So what’s the best advice for the parents of a talented (or even just enthusiastic) young athlete?

  • Encourage a wide variety of athletic activities and well-rounded development. Evidence suggests that playing more sports leads to fewer overuse injuries, lower burnout rates and better overall performance in the long run. While there’s no hard-and-fast “rule,” many experts suggest that children and parents avoid specializing in a single sport before the age of 14.
  • Take time off. The American Academy of Pediatrics Council on Sports Medicine and Fitness advises that children practice no more than five days per week and take at least one day off from any organized training. Some experts offer an alternative rule-of-thumb: young athletes shouldn’t participate in a sports more hours a week than their age. The Council also suggests a 2- to 3-month break to recover between seasons.
  • Teach—and practice—injury prevention from an early age. Warm-ups and whole-body stretches should become lifelong habits.
  • Be sure your athlete understands what overuse injuries are, how to recognize them and how they should be treated.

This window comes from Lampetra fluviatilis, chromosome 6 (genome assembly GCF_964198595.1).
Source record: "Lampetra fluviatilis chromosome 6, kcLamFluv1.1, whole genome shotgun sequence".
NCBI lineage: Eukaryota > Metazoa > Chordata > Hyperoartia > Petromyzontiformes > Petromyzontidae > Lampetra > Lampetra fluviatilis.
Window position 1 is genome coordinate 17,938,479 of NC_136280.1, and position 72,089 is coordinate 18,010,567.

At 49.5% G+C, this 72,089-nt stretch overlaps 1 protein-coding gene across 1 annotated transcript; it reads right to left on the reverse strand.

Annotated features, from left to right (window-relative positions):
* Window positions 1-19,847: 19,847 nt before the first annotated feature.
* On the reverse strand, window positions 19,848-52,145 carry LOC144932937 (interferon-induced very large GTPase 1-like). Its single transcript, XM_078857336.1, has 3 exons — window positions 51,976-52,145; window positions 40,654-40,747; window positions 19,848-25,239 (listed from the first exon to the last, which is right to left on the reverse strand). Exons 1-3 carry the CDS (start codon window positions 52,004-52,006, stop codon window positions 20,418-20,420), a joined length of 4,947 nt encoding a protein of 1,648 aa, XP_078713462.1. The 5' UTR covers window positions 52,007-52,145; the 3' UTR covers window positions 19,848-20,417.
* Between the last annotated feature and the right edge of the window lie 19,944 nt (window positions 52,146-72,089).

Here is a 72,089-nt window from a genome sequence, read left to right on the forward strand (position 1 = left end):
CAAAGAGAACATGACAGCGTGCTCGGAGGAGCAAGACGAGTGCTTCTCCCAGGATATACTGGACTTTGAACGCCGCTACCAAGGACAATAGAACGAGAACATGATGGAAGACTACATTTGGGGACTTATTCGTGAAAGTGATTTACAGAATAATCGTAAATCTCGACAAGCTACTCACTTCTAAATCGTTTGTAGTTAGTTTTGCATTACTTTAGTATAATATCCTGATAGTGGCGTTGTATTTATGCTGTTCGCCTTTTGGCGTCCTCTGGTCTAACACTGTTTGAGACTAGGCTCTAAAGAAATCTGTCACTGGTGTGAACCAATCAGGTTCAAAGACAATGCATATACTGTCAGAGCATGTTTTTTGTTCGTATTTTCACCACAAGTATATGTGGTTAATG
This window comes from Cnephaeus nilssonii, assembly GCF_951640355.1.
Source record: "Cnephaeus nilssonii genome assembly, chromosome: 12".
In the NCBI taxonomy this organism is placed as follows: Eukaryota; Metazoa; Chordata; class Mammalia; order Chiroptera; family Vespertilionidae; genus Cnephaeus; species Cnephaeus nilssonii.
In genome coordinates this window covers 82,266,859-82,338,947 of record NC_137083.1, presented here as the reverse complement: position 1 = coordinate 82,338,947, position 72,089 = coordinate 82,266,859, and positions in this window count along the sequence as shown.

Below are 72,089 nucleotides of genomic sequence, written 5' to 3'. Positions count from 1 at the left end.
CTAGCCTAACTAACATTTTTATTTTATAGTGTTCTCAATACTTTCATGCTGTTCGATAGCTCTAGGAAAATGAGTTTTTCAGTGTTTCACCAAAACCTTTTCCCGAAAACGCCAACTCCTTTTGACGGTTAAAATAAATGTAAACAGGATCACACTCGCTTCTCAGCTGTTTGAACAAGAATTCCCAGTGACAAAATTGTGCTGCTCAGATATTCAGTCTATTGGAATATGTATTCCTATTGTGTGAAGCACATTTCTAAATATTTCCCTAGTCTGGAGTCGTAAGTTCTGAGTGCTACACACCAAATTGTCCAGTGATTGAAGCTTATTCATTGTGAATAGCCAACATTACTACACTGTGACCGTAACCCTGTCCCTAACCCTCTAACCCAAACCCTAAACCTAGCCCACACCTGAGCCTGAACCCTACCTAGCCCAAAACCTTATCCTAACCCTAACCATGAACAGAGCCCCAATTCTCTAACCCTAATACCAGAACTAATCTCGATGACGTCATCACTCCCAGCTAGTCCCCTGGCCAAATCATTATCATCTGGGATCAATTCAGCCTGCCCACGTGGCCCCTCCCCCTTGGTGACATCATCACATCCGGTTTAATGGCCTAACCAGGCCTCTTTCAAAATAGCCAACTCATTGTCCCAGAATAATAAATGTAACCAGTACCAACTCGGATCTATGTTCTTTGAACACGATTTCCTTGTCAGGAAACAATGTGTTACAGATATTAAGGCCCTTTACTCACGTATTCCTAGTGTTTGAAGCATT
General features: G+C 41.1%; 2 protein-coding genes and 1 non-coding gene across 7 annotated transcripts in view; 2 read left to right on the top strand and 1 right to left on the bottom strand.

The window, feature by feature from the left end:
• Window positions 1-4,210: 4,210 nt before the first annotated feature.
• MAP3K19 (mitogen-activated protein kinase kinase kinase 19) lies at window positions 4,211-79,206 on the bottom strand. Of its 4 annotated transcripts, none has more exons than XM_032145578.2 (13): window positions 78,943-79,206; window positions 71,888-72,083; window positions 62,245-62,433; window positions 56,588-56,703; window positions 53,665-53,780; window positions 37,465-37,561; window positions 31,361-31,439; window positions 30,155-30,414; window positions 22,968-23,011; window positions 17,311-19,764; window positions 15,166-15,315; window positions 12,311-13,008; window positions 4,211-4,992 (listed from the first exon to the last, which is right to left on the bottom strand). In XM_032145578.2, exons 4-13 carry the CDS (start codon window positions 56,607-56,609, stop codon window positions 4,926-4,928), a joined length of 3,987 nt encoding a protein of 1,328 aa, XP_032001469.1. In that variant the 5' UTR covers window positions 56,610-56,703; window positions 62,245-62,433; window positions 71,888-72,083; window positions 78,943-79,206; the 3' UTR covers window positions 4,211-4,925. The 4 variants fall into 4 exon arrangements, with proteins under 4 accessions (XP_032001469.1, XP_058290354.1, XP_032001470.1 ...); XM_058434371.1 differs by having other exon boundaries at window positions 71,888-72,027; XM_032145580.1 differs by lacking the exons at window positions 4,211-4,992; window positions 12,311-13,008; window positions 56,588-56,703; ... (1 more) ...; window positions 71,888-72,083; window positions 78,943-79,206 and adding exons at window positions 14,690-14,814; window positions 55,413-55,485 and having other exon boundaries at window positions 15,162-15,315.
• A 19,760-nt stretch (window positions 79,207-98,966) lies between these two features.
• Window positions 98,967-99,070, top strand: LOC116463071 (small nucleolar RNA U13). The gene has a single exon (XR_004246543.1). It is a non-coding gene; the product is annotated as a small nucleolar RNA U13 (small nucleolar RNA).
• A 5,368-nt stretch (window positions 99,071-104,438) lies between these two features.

Additional Resources

Intense, Specialized Training in Young Athletes Linked to Serious Overuse Injuries.

Sports Should Be Child’s Play.

Guidelines for Young Athletes to Reduce Injuries.

When it comes to healthcare, ultrasound is generally recognized as a useful diagnostic tool that can help doctors visualize the body’s internal structures. However, this imaging technology is sometimes presented as a way to address chronic back pain. Is this claim substantiated? Find out by looking at what the science has to say.

Ultrasound and Back Pain: The Theory

Supporters of using ultrasound for back pain claim that vibrations from sonic waves can help patients find relief. During ultrasound therapy, a small wand is passed over the skin above the painful area. This wand emits ultrasound waves, which vibrate through the tissue. The theory is that these waves produce heat that relaxes tight muscles and improves flexibility, helping to ease pain from compressive disorders such as herniated discs and sciatica. Ultrasound therapy is described as being non-invasive and safe enough to be repeated several times a dayUltrasound-for-Back-Pain